As season opens, Kitsap deer hunters have limited options

Firearm restrictions are in place for most of the county.

On Saturday, Oct. 13 hunting season for black-tailed deer will open in Kitsap County to those seeking to use a modern firearm to hunt their big buck this year.

A large portion of Kitsap County’s north end lies within a firearm restriction area, which limits the type of firearms that may be used to hunt. Due to this restriction, hunting in the north end with a centerfire rifle is off the table. However, shotguns may still be used. Hunters can use a 20 to 10 gauge shotgun, shooting slugs or #1 or larger buckshot as per regulations.

Centerfire hunters have the option of going across the Hood Canal Bridge into the nearby Coyle game management unit. Aside from accessing state lands located to the northwest of the Hood Canal Bridge, one can also hunt on timberlands owned by Pope Resources as well.

Pope Resources owns a number of properties in the Kitsap, and Coyle game management units and allows the public — including hunters — access to the certain lands that are not being actively harvested for timber. Pope also provides maps, which detail the areas currently being harvested, gates, logging roads and off-limit areas on their website at http://www.orm.com/Timberlands/PublicUse.aspx.

Mike Mackelwich is vice president of Pope’s timberland operations. Mackelwich said numerous hunters have had success using Pope’s forest lands west of Thorndyke Road near Bridgehaven, across the Hood Canal in Jefferson County.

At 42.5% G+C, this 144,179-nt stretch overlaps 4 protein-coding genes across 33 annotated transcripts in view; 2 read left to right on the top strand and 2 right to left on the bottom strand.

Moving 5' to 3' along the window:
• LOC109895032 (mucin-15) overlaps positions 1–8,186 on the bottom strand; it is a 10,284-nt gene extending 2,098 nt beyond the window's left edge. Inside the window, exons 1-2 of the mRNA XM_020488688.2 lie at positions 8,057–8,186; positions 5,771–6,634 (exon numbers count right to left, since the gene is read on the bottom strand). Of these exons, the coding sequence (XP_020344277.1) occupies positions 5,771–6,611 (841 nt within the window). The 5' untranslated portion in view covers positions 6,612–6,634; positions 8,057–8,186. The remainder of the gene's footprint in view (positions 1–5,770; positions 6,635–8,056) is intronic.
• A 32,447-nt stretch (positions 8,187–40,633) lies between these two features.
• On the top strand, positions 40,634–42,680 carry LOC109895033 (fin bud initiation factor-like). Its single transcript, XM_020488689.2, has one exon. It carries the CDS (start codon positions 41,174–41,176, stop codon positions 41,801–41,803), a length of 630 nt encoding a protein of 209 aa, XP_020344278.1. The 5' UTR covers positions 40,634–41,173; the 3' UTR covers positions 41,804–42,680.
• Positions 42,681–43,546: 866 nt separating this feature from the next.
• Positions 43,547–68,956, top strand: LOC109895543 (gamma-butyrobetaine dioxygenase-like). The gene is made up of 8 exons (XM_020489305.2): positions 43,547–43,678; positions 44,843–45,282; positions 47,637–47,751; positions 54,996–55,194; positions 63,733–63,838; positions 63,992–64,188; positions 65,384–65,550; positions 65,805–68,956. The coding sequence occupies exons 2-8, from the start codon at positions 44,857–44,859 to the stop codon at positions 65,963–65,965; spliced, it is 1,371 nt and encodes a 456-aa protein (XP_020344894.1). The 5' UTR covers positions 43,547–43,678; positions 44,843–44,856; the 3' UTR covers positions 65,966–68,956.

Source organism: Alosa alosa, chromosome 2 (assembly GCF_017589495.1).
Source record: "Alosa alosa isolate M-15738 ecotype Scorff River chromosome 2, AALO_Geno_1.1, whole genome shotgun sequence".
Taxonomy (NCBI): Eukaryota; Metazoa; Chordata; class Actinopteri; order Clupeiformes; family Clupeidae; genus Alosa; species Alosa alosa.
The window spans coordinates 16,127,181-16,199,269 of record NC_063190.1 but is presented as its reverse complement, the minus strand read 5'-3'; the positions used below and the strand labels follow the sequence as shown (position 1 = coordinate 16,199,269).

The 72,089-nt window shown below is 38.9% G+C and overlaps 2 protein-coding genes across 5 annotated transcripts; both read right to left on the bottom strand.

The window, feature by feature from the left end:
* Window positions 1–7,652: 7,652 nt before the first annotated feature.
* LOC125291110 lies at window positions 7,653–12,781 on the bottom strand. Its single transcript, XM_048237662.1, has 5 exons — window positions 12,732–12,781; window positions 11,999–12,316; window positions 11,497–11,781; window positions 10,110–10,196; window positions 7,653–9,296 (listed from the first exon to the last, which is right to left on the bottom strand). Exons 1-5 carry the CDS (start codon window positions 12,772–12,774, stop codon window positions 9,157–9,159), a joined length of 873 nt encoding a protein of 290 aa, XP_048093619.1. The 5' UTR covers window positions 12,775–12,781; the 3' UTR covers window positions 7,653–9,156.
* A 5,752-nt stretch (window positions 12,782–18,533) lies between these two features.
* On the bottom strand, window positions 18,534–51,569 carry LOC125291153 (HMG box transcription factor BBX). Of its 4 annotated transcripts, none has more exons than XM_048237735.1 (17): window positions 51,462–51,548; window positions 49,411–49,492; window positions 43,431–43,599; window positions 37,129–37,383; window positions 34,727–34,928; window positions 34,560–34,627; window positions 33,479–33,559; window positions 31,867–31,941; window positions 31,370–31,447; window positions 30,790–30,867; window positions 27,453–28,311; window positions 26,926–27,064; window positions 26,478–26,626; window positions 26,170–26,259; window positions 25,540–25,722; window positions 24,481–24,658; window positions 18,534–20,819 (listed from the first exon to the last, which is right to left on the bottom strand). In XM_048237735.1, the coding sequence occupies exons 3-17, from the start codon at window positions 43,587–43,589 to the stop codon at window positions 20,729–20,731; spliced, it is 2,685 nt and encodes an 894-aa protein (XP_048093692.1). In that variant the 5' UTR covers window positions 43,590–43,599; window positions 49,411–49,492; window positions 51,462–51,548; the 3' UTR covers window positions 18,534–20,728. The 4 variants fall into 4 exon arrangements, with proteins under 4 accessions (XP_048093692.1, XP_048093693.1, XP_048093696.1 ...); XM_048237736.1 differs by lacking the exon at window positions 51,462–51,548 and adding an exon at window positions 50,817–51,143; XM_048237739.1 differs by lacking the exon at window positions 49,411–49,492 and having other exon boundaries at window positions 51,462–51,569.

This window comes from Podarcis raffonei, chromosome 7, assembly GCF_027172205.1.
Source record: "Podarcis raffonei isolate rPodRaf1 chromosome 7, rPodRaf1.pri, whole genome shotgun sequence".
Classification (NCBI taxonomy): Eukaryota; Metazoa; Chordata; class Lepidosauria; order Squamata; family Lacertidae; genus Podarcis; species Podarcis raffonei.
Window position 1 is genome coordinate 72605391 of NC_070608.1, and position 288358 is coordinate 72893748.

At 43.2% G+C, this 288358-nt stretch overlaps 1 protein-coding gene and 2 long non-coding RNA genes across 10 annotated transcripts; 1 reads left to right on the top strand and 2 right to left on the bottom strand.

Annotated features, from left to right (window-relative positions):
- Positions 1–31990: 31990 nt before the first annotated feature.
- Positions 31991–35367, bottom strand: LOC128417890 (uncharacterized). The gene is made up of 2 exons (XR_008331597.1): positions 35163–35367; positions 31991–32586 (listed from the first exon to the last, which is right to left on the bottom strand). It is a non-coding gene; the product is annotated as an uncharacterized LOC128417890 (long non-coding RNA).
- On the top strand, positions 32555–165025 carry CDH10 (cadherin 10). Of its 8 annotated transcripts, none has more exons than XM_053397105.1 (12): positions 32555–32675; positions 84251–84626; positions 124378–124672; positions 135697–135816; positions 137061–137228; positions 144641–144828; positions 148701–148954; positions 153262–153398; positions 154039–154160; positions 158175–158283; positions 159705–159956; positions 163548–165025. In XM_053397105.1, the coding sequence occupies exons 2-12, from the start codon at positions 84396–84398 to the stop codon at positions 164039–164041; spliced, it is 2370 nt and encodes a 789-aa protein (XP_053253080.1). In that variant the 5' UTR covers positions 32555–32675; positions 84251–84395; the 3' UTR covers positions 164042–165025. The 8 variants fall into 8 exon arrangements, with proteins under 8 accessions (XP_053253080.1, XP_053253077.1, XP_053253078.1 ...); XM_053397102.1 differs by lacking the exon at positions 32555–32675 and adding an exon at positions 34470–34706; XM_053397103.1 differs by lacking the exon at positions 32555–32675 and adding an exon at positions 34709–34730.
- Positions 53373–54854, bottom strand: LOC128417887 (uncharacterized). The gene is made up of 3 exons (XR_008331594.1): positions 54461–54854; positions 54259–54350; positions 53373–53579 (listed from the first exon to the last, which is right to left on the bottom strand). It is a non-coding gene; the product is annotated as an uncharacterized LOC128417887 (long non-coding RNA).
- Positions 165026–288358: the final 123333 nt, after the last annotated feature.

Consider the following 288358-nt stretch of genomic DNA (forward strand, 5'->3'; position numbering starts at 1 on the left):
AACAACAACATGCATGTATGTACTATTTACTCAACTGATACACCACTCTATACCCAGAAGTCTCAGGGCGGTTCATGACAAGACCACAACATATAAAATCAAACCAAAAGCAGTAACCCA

“Some of the better areas, I think, are over near the Thorndyke area and over against the Olympics, sort of the Snow Creek Area in and around Quilcene,” Mackelwich said. “South Kitsap I do believe has some areas that are open, too.”

Mackelwich said folks looking to hunt successfully on Pope lands should come prepared for a hike.

“A lot of people penetrate pretty deep in there,” he said. “They’re getting in there, and it looks like it seems to work for them.”

“You see people who walk out through the clear cuts … a lot of them just stick to the roads, too. It’s kind of a combination,” Mackelwich added.

Mackelwich was careful to note that Pope defers to state and county laws concerning hunting.

“We require that people have to comply with the law. If it’s not something that’s allowed by law, then we don’t allow it,” he explained. Additionally, Pope has other rules for the public to follow while accessing their lands:

  • No target shooting
  • No campfires
  • No littering
  • No firewood cutting
  • No overnight camping
  • No building of cabins or any other structures
  • No parking in front of gates – vehicles blocking gates will be impounded

Mackelwich also said navigation shouldn’t be much of an issue for folks who are staying close to the roads.

“It would be pretty difficult to get lost unless you were just going cross-country or something. Hopefully most people are woods-savvy enough that they don’t need a compass. I do see a lot of people with GPS units so they can track where their car is and that kind of thing.”

Hunting hours in Western Washington are from 6:50 a.m.-7 p.m. on Oct. 13-14, 7 a.m.-6:45 p.m. on Oct. 15-21, 7:10 a.m.-6:35 p.m. on Oct. 22-28 and 7:20 a.m.-6:20 p.m. Oct 29-31.

One black-tailed buck per hunter is permitted in the Kitsap and Coyle game management units, except for holders of second deer special permits and tags. An additional late general season will be held from November 15-18.

If you are looking to do some hunting within Kitsap County, or anywhere in Washington for that matter, first consult the Department of Fish and Wildlife’s 2018 Big Game Hunting Seasons and Regulations book, available as a free download at https://wdfw.wa.gov/hunting/regulations/.

—Nick Twietmeyer is a reporter with Kitsap News Group. Nick can be reached at ntwietmeyer@soundpublishing.com

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